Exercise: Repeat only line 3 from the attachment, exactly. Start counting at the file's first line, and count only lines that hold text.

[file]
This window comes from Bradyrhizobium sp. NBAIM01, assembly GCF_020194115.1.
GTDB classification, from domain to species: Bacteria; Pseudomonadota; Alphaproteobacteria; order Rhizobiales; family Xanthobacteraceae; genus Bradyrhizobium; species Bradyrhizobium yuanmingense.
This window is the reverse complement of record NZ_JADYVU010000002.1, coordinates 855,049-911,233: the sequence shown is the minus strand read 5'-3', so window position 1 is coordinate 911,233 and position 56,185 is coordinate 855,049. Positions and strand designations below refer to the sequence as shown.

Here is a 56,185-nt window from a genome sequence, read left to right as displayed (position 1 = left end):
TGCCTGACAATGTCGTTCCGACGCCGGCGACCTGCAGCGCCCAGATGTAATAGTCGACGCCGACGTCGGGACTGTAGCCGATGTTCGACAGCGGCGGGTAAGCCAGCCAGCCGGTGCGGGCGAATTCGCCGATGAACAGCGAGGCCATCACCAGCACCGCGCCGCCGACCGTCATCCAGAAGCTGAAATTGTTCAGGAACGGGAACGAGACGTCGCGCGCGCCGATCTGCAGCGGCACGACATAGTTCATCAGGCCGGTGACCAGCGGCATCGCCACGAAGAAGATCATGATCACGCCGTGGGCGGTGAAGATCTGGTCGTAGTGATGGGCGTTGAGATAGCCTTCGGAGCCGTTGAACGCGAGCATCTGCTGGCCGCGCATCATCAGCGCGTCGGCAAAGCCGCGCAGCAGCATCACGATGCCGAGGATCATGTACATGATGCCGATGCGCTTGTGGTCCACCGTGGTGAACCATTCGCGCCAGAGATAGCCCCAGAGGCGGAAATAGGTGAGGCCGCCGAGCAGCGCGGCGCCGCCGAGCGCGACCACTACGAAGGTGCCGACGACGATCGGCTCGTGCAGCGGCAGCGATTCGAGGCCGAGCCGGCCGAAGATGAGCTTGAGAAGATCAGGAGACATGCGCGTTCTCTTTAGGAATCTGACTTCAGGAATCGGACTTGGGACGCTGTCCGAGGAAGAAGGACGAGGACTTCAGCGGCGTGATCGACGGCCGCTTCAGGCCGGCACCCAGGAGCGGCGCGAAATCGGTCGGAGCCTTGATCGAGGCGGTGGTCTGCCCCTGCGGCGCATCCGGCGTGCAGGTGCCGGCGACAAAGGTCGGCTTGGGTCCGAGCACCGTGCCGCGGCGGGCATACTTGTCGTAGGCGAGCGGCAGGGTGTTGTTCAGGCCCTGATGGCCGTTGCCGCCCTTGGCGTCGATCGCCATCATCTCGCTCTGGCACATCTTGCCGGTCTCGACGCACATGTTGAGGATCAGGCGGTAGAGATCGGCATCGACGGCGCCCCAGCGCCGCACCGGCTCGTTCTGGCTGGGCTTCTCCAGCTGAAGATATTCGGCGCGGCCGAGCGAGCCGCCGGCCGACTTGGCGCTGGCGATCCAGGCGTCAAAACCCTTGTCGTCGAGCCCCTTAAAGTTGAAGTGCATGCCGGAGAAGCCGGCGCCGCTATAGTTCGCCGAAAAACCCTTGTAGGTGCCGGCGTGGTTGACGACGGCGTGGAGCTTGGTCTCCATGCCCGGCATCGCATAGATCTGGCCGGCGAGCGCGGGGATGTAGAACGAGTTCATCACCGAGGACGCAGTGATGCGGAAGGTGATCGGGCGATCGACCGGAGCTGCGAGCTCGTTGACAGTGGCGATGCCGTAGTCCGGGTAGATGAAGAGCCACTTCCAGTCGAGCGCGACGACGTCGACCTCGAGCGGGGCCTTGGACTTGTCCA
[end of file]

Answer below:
This window is the reverse complement of record NZ_JADYVU010000002.1, coordinates 855,049-911,233: the sequence shown is the minus strand read 5'-3', so window position 1 is coordinate 911,233 and position 56,185 is coordinate 855,049. Positions and strand designations below refer to the sequence as shown.